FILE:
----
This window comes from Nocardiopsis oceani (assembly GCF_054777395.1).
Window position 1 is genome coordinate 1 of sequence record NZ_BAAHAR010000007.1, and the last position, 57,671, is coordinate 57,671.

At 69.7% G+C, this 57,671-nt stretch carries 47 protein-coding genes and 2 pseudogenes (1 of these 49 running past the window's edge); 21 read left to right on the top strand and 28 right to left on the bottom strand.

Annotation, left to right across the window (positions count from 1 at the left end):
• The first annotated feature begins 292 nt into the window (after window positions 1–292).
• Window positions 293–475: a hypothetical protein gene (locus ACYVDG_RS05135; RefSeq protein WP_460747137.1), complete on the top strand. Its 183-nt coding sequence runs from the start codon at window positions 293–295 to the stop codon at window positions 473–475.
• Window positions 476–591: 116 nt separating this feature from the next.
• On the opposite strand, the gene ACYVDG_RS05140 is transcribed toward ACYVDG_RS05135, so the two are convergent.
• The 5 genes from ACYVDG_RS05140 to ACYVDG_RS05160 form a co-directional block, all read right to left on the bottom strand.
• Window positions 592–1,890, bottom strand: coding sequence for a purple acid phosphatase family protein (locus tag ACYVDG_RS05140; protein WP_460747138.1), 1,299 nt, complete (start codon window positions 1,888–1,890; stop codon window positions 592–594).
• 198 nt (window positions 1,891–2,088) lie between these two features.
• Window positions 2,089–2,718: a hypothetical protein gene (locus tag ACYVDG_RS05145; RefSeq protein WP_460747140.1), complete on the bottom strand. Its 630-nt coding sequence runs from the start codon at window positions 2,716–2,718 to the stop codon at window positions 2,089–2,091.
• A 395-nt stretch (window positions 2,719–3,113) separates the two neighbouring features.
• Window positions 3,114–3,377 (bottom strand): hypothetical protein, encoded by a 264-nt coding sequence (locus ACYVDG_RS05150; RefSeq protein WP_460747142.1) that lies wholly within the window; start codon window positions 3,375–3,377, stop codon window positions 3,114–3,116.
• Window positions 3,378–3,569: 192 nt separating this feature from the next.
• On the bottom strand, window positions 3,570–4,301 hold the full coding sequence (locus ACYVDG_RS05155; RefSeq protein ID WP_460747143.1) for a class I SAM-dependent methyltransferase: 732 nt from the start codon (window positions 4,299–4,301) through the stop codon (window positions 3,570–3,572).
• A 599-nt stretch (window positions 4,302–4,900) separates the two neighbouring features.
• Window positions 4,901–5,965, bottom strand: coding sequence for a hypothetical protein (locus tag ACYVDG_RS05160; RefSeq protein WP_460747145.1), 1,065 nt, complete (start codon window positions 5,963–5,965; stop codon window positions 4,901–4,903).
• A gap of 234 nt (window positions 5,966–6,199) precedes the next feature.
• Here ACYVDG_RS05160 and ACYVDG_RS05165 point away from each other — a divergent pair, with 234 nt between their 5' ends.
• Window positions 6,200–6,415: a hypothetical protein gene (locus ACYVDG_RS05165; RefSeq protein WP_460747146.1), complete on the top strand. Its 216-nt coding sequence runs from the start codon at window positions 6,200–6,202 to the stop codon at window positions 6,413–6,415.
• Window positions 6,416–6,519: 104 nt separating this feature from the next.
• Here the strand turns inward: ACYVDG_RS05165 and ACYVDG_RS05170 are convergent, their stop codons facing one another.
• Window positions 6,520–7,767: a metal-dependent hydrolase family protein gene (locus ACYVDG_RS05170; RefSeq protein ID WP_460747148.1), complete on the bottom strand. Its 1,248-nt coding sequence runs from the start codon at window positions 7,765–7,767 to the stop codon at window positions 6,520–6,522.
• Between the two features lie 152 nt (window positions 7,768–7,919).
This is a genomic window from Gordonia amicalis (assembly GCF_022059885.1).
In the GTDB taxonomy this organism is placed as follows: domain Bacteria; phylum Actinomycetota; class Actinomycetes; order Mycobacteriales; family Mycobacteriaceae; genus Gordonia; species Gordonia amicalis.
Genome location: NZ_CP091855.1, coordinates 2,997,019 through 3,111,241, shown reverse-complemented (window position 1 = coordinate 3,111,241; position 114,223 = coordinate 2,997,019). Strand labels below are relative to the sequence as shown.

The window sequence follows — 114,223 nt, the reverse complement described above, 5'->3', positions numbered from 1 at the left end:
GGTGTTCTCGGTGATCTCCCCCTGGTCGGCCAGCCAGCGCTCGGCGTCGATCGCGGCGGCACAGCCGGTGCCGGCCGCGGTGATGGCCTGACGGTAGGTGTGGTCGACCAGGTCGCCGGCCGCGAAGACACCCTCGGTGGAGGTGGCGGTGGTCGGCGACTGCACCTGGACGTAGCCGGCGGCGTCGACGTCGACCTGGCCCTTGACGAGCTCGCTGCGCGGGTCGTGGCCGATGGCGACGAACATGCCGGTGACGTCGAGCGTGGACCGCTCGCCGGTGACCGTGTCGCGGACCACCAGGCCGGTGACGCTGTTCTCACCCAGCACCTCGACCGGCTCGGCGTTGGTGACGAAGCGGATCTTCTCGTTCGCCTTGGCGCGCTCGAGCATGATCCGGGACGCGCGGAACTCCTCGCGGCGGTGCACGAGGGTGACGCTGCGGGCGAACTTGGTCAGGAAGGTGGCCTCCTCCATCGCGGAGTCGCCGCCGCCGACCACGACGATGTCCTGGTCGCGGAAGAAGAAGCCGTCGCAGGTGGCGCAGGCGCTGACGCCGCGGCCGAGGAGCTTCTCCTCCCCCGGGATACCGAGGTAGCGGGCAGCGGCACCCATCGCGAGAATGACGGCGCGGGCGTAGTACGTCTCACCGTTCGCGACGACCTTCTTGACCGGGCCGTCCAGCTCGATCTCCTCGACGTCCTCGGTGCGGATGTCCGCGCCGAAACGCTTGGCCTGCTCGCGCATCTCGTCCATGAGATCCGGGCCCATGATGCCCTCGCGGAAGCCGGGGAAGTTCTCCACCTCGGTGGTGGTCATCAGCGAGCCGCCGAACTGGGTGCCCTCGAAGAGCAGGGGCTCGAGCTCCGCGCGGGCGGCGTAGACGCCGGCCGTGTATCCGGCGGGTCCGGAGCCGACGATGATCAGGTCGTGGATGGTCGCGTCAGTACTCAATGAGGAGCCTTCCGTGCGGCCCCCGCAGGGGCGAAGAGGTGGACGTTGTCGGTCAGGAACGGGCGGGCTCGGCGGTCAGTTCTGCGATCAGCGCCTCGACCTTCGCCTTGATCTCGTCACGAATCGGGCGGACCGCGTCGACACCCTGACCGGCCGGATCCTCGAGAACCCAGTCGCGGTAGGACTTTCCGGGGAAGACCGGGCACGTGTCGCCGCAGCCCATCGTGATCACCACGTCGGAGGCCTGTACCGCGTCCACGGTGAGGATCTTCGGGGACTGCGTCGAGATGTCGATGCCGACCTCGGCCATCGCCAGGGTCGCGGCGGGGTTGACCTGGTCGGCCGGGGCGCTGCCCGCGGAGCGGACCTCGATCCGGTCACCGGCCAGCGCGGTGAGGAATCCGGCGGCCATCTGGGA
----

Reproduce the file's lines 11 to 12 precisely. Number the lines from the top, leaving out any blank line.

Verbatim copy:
• 198 nt (window positions 1,891–2,088) lie between these two features.
• Window positions 2,089–2,718: a hypothetical protein gene (locus tag ACYVDG_RS05145; RefSeq protein WP_460747140.1), complete on the bottom strand. Its 630-nt coding sequence runs from the start codon at window positions 2,716–2,718 to the stop codon at window positions 2,089–2,091.